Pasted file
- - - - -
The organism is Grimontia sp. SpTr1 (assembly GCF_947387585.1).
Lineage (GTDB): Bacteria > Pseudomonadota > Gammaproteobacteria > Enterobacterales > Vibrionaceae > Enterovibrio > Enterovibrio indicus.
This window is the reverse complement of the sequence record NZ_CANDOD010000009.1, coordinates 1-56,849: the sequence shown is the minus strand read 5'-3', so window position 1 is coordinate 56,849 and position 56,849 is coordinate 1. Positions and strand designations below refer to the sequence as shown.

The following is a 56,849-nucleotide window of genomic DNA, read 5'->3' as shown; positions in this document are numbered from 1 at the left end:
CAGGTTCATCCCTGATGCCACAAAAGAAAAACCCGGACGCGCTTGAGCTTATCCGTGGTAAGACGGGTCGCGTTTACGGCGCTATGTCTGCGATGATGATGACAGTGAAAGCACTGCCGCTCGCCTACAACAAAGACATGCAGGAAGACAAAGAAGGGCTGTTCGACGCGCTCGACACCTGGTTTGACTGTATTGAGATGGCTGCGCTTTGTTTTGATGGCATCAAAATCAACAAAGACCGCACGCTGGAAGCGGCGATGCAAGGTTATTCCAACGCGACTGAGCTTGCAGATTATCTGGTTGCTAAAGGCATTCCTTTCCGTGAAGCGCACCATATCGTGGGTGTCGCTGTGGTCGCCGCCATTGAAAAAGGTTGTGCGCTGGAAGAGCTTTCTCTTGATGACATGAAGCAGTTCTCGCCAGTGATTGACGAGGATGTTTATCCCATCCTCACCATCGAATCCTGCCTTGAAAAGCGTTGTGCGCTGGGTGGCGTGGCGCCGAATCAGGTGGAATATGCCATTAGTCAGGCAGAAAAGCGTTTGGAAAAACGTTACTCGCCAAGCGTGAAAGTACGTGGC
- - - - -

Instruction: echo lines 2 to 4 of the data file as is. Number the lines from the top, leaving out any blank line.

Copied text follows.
Lineage (GTDB): Bacteria > Pseudomonadota > Gammaproteobacteria > Enterobacterales > Vibrionaceae > Enterovibrio > Enterovibrio indicus.
This window is the reverse complement of the sequence record NZ_CANDOD010000009.1, coordinates 1-56,849: the sequence shown is the minus strand read 5'-3', so window position 1 is coordinate 56,849 and position 56,849 is coordinate 1. Positions and strand designations below refer to the sequence as shown.

The following is a 56,849-nucleotide window of genomic DNA, read 5'->3' as shown; positions in this document are numbered from 1 at the left end: